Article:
I think that people who say, "fine, thanks," generally have the intention to comply with social rules first and adhere to reality second. Is it really possible, though, to say that you're "fine" when you're not, without an awareness that you are deliberately speaking an untruth?

@ Matthew, having clerks who are complete strangers to me ask how I'm doing is one of the most annoying things of all, but I'm not surprised at all that most people seem to like it and get along with you well. I'm perfectly aware that this pet peeve of mine is a minority one, because (as you mentioned) one sees it popping up more and more in customer-service situations in a very scripted way, and most people just enjoy the social interaction without thinking about what it means. I don't think that the marketing geniuses, who can convince us that beer will make the opposite sex fall all over us, would be advocating that script if it didn't work most of the time. It's just one more aspect of humans that I just don't get. And yes: absolutely it's the lack of sincerity.

All of that said, I really do like the suggestions that a couple of people have made for 'I can't complain,' and 'I've been better, but I'll make it.'

Last edited by Lorien Lowe : 03-30-2010 at 12:02 AM.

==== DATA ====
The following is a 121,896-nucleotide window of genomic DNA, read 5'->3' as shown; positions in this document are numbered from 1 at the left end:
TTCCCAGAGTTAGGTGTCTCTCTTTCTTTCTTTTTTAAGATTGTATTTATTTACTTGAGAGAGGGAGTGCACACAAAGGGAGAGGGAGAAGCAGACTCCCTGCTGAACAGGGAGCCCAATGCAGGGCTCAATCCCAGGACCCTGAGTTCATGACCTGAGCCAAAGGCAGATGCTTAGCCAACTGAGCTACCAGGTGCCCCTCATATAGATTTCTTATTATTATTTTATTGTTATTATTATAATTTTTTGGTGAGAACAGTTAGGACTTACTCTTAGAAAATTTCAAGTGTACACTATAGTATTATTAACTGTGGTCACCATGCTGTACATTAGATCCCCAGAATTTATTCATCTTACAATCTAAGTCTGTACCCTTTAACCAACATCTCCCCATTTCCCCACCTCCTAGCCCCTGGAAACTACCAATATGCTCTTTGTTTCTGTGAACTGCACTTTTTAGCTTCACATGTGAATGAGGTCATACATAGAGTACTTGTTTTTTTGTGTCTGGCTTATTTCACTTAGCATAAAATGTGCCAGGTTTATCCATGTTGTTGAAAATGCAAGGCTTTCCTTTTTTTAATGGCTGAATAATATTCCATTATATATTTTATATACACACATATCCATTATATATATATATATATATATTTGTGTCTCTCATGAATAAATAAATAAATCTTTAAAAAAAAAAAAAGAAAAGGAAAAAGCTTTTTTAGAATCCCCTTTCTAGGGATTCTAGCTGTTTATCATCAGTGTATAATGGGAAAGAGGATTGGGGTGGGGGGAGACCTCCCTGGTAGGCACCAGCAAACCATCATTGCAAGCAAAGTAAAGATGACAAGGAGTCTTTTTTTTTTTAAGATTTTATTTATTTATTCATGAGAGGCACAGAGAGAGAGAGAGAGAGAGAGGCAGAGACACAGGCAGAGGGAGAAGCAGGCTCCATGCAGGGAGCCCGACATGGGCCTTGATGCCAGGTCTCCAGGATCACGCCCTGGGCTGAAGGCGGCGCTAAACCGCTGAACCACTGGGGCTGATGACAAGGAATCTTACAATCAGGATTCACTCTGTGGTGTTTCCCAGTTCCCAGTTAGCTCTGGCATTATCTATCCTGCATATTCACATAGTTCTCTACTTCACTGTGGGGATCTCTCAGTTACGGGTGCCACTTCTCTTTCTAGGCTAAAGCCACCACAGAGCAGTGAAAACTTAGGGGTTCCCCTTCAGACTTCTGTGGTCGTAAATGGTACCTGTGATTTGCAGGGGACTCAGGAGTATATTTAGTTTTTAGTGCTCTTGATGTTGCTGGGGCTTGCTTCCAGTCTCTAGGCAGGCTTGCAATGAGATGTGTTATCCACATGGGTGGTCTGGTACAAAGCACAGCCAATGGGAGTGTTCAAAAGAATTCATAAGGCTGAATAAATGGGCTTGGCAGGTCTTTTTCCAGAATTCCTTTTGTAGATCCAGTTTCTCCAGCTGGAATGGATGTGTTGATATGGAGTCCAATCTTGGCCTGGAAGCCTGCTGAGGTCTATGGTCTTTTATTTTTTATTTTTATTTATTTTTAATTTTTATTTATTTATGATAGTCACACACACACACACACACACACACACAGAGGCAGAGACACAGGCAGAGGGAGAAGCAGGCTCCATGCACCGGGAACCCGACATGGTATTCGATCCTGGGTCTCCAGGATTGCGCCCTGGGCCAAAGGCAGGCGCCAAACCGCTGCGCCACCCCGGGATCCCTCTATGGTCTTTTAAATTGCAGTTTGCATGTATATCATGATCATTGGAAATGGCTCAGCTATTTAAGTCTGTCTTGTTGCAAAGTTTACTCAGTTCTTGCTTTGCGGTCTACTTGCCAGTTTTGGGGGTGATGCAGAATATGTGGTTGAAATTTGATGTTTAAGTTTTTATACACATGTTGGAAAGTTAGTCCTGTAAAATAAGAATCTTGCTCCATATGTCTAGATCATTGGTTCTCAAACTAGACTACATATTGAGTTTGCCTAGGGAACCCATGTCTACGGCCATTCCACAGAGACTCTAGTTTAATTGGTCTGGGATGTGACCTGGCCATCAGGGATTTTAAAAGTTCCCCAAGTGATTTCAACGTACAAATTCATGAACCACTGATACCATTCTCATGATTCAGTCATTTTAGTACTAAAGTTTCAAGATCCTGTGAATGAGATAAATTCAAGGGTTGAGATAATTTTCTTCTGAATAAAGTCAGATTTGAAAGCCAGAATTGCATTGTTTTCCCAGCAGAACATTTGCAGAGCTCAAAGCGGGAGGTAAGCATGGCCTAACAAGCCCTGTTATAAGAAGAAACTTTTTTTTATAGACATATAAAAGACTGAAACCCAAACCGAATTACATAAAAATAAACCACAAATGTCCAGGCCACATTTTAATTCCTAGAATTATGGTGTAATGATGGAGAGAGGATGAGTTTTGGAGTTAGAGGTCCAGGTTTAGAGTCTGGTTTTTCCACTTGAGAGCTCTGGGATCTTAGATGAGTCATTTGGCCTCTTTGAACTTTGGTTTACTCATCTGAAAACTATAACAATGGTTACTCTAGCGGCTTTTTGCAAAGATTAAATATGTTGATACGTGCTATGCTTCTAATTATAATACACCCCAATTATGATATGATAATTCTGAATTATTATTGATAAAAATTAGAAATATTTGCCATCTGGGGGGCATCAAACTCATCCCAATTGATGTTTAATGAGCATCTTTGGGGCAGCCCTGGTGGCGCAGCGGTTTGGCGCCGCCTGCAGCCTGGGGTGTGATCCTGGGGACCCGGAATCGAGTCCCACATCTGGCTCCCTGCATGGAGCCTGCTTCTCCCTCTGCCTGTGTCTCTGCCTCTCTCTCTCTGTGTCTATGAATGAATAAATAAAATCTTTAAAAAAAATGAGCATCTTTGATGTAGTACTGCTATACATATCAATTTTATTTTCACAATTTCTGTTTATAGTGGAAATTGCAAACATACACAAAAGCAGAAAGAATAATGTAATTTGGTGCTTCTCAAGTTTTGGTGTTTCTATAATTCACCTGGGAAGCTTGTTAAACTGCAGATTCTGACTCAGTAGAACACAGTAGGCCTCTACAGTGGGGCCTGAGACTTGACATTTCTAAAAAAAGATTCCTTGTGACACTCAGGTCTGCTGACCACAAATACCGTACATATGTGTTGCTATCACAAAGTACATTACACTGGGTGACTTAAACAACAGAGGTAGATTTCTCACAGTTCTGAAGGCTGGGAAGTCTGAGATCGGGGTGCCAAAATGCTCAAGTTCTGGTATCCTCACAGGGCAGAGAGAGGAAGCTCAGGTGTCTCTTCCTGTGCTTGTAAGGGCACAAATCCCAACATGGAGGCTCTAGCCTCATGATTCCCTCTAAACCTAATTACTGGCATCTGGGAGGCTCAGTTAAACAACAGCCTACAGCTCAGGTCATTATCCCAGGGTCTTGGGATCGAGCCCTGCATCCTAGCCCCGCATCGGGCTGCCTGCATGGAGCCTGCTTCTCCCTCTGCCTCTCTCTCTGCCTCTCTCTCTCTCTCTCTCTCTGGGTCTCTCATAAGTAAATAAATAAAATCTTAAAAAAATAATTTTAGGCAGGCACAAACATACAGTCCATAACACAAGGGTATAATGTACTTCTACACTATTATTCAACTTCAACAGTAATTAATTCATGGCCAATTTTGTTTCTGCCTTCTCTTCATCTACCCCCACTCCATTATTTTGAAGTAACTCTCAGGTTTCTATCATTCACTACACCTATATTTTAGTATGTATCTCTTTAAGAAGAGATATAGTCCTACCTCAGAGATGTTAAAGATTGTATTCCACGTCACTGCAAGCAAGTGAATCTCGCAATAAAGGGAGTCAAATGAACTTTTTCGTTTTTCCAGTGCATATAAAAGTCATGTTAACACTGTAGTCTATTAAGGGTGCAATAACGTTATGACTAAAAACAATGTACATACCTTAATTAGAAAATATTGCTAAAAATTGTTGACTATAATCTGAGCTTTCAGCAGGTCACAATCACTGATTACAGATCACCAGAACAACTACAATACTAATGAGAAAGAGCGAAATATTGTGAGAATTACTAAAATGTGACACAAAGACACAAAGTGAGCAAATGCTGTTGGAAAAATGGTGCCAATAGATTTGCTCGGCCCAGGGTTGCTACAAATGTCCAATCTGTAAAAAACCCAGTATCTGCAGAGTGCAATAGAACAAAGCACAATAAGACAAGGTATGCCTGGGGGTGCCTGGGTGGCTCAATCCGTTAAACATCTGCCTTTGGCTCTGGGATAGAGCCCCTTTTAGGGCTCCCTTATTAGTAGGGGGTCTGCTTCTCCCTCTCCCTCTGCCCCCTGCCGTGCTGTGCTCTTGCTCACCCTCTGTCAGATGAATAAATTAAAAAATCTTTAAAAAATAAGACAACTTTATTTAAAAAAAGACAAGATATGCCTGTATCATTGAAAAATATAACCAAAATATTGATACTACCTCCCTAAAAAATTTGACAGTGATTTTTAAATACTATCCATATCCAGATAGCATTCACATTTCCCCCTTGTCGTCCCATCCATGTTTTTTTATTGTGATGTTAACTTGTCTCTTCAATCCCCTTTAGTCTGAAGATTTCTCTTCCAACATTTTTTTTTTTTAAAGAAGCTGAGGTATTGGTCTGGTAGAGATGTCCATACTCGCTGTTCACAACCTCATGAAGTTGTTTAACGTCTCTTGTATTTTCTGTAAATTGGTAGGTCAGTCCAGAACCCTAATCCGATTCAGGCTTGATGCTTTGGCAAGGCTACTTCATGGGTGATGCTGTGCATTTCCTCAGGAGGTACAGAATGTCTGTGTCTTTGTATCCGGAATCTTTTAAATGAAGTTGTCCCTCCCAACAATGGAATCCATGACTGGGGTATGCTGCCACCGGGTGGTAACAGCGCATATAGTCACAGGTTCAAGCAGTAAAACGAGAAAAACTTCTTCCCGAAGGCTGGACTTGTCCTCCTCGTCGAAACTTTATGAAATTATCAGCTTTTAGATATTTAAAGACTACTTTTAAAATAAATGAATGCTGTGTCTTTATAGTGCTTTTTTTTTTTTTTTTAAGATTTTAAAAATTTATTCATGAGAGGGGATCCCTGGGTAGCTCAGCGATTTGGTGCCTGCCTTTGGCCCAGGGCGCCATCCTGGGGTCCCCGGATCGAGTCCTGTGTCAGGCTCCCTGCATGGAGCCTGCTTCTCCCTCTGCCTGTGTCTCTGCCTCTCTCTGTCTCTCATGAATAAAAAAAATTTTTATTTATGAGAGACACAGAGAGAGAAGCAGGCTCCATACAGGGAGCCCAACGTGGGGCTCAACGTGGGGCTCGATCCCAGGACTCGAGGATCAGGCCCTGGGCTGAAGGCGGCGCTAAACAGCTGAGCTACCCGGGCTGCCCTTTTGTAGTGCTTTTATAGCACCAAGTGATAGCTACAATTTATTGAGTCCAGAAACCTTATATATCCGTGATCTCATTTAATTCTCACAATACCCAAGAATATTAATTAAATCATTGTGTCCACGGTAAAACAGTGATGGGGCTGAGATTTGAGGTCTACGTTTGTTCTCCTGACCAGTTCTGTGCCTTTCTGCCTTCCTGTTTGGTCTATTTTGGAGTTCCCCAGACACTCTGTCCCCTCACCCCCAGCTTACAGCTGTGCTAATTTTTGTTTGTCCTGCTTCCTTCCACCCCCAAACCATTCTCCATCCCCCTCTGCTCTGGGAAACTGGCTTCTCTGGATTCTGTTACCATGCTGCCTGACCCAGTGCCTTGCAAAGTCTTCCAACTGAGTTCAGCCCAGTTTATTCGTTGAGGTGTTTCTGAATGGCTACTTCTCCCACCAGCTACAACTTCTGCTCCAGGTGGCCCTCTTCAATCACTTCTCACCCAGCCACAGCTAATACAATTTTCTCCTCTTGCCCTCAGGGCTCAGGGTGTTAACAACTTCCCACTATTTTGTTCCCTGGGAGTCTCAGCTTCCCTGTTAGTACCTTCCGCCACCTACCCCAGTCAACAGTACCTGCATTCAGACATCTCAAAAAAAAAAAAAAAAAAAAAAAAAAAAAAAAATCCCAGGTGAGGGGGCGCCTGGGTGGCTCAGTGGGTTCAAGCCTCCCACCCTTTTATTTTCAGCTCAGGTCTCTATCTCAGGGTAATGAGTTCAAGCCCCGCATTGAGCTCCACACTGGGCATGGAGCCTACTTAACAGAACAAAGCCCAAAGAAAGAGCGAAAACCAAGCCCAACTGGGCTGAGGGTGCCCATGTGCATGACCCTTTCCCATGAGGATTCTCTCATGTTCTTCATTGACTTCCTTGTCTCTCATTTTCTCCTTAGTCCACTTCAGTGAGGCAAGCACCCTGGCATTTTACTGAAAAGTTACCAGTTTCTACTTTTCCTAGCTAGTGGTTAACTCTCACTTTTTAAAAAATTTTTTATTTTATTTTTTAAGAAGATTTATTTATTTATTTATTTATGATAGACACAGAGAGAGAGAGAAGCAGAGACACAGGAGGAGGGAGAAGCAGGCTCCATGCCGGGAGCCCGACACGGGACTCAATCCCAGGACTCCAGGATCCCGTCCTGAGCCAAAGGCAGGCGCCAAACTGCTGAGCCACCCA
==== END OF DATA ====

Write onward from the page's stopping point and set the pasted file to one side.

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Old 03-31-2010, 03:42 PM   #37
Don_Modesto
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Re: I just gotta ask...this has nothing at all to do with Aikdo...

Quote:
Tara Marsh wrote: View Post
Exactly, I when asked a question have this "inablity" to lie.
Lie.

Is it a lie when you "dial" your mobile phone even though it has no dial? Do you say "sunrise/sunset" with a straight face even while not subscribing to geocentricity?

In Indonesia they ask you where you're going. They don't care either. Like "How are you?", the question is empty of the meaning of the words. The real meaning, which we know then from the context, not the words, is, "Let's be friendly."

No problem.

Don J. Modesto
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Old 04-02-2010, 05:52 AM   #38
bulevardi
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Re: Asking people "how are you?" -- Do you really care?

Something more bizar:

In Austria, when hiking in the Alps, you meet people on your hiking path and when they cross you, they say: "Grüss Gott", which means: "greet God".
It's a standardized greeting in that region that everyone does around there when meeting each other.
Quite strange for someone who isn't used to that.

Even if you're not a Christian, you just say "Grüss Gott" back in return, just as saying hello, or "Guten Tag" (good day). No offence further, they're really friendly and kind people out there in the Alps.

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Old 04-02-2010, 06:09 AM   #39
bulevardi
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Re: Asking people "how are you?" -- Do you really care?

In French, they say "ça va". They say it as a question, but aswel as an answer.
> "ça va?"
> "ça va".
Literally "Is it going?" > "It is going."

You can always try saying "Hi, where are you?" instead of "Hi, how are you?". And then count the seconds to the moment they think "wait... he asked something else..."
Or just mumpling something uncomprehensible like "Hi, howwaraaowou?" and see if they just notice. If they ask "what?", you answer: "Hi, howwaraaowou?".